It’s a fact that consumers want to receive what they purchase as soon as possible, and Amazon and Alibaba have both set the bar high, promising next-day and same-day delivery for the majority of their products. Matching this accelerated tempo of fulfillment requires advanced analytics, automation, and optimized supply-chain solutions that can only be achieved with the use of AI. To meet this need, software companies are now offering warehouse management solutions designed to help retailers fulfill e-commerce orders efficiently and profitably. Manhattan Associates offers a solution that enables retailers to optimize every aspect of omnichannel operations at every touch point—from headquarters to contact center to store. Kardex Group’s solution offers intelligent modules that can be expanded and networked with one another to grow with a company’s automation needs. As solutions like these accelerate, so does the opportunity for small and mid-size businesses to grab their share of e-commerce sales.

The impact on online grocery

Online grocery retail is expected to grow at a double-digit rate globally over the next 24 months, according to grocery research firm IGD.

Amazon’s Whole Foods acquisition signaled the convergence of traditional e-commerce and grocery in the US—and set the stage for a complete industry disruption. That shift is mirrored in the UK by Ocado, the world’s largest online-only grocery chain. Ocado’s home-grown warehouse solution uses a machine learning algorithm that operates the company’s giant, three-story grids and cubes where robots zoom around the top of the blocks picking items from crates. Currently, Ocado processes 1.7M items a day across its four automated fulfillment centers which can pick and pack an order of 50 groceries in just 5 minutes. The company’s roadmap is to put the world’s retailers online using Ocado’s proprietary logistics expertise and data center technology that includes the cloud, robotics, AI, and IoT. Ocado is currently working on mastering the art of true robotic picking, where robots are able to pick products from crates and pack the groceries into the bags without human assistance. According to Ocado, this robotic development will be a further breakthrough for the online grocery industry where penetration is now only 1-2% in the US and 7-8% in the UK.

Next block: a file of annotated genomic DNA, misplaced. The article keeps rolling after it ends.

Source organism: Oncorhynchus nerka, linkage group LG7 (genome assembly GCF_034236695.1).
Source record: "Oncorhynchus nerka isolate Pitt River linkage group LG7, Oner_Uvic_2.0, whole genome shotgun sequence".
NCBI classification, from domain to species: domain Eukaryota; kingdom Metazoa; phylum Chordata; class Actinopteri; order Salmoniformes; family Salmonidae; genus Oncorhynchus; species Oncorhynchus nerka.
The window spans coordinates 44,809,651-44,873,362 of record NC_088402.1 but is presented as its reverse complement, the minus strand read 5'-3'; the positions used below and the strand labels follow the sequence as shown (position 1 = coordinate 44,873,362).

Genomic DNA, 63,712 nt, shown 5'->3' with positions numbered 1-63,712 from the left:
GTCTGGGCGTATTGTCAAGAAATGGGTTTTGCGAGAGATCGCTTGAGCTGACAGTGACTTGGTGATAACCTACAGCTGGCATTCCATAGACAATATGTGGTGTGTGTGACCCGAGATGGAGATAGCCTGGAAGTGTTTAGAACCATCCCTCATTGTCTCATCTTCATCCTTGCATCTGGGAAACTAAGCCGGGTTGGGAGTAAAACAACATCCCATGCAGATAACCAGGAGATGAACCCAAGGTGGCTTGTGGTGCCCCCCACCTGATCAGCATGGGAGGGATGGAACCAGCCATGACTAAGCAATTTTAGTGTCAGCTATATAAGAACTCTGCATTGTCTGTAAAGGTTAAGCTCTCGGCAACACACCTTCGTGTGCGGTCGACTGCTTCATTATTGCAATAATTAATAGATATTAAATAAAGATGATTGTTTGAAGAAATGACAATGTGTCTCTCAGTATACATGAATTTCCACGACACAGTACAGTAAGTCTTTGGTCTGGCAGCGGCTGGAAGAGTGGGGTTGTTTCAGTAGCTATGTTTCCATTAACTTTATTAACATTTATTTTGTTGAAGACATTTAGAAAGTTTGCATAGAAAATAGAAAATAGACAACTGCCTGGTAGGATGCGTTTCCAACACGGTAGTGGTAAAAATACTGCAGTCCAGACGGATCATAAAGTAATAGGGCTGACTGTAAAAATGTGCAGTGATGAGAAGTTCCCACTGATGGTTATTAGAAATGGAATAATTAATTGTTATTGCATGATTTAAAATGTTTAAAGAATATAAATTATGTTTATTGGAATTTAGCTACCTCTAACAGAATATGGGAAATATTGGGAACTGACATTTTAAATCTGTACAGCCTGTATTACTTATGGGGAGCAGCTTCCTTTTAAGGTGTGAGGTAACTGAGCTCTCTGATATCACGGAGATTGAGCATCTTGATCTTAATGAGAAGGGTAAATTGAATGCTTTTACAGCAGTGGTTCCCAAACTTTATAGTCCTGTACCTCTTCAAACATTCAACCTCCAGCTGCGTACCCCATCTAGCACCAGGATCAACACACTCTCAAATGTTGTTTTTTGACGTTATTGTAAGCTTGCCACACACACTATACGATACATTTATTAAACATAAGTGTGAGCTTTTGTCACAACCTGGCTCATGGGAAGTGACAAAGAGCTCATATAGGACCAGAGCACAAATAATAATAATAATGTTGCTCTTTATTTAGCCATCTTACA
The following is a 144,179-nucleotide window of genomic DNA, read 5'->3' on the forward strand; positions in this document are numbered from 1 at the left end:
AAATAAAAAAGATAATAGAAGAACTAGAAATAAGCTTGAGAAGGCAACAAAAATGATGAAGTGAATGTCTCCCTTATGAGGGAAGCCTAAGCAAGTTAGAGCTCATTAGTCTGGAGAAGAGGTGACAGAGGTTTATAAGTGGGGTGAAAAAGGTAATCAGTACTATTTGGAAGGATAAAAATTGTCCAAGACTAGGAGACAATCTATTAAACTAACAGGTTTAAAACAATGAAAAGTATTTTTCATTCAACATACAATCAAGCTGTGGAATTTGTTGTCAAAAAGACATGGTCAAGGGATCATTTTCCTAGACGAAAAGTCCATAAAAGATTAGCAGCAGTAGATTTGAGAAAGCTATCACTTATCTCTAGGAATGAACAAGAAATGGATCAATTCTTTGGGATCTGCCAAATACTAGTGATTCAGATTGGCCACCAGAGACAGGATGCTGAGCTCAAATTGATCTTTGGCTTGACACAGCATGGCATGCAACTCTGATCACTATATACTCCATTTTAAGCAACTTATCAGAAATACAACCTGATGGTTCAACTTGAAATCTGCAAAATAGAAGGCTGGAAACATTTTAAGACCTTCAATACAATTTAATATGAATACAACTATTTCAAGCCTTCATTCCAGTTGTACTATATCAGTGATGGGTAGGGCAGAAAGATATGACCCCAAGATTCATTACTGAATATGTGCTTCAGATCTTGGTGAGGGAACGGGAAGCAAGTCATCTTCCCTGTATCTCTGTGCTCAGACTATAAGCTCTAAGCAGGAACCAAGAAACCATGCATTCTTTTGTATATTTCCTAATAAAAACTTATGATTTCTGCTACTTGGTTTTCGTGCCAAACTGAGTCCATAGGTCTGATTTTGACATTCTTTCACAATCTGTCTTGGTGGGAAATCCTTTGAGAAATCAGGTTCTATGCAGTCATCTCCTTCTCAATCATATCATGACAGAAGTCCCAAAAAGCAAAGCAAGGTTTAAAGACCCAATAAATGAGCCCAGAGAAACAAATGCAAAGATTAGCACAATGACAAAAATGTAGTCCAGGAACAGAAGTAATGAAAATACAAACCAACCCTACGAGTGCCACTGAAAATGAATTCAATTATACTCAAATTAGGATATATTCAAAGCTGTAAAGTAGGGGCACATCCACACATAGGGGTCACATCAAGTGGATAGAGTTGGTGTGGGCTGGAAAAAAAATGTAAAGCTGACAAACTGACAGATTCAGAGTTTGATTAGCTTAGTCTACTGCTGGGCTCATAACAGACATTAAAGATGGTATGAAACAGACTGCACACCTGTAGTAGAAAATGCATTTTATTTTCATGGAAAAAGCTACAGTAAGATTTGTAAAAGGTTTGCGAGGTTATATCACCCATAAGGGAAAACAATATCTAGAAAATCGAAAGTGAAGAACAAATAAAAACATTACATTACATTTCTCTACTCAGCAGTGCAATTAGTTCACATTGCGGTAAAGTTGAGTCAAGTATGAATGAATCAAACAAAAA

Nielsen and the Food Marketing Institute have both forecast that 10% of the US $1T annual grocery business will shift online within the next 4-6 years, opening the door to a $100B annual market.

The investment opportunity

Since the inception of the ROBO Global Index in August 2013, the logistics automation subsector has been up 200% cumulatively, through Q3 2018. Over the past three years, the subsector has outperformed the S&P 500 by an impressive 113%. Considering the level of investment in the space—by the giants and the smaller retailers who are following in their footsteps—investors can expect tremendous growth in the logistics automation subsector for years to come.

By Lisa Chai, Senior Research Analyst, ROBO Global


[1] “Logistics Automation Market by Component (Warehouse & Storage Management, Transportation Management), Organization Size (Large Enterprises, SMEs), Vertical (Retail & E-commerce, Automotive, Manufacturing), and Region – Global Forecast to 2023”, Research And Markets, May 24, 2018

[2] Adobe Digital Insight